*  Don't forget to wear deodorant or to brush your teeth.  People will notice and if you forget them you may get a reputation for being smelly.

*  Either travel with or arrange to meet a friend by the entrance door, so you can go in together, it won't feel as daunting.

*  Be open to everything, introduce yourself to people and be friendly. Otherwise people will find their friends and you'll be left with no-one.

*  Remember you are not the only new person, you are all in the same situation, so be bold and say hello.

*  Your new school might be much bigger than your old one, but you'll soon know your way around, so do not worry about getting around. There will probably be prefects to help you in the early days too. Do make sure you know where the toilets are though!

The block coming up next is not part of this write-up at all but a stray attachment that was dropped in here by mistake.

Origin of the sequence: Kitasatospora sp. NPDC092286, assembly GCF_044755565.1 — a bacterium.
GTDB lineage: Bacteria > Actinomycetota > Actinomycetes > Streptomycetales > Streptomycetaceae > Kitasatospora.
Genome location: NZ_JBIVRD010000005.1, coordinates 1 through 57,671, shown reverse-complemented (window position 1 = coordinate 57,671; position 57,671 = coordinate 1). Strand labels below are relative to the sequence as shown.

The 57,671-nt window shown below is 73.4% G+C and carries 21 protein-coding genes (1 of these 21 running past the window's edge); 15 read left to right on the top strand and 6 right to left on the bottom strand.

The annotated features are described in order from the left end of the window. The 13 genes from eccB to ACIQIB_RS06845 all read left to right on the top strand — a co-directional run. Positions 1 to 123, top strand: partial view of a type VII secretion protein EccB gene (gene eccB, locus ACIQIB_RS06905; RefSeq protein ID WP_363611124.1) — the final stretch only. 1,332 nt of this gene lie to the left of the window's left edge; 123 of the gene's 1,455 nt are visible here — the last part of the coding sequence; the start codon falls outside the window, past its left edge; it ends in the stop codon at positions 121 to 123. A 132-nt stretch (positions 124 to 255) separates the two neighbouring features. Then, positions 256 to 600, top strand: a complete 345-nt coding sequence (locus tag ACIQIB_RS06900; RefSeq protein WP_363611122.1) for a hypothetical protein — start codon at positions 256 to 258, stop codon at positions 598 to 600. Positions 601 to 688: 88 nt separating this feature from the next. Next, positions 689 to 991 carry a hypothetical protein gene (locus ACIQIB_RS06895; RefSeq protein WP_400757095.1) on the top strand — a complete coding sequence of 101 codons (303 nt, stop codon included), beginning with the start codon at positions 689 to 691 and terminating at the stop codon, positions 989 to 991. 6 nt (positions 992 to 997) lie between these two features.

*  Learn your timetable. Print off some copies and keep a small laminated one easily accessible in your bag, so you can check where you're supposed to be. It can also be useful to have one on the wall at home, so you can check when homework is due in.

*  Get used to relying on yourself. School will expect you to do everything for yourself and to communicate with your parents on their behalf, so get in this habit early.

*  Find out if your school has lockers you can use. Do you need to buy a lock or pay to rent the space? Lockers can be so useful for coats and heavy books.

Student in a library
Photo by Banter Snaps on Unsplash

Ongoing


*  Make sure you check your bag the night before, to ensure you are ready for the next day. Then leave it close to the door, so it doesn't get forgotten.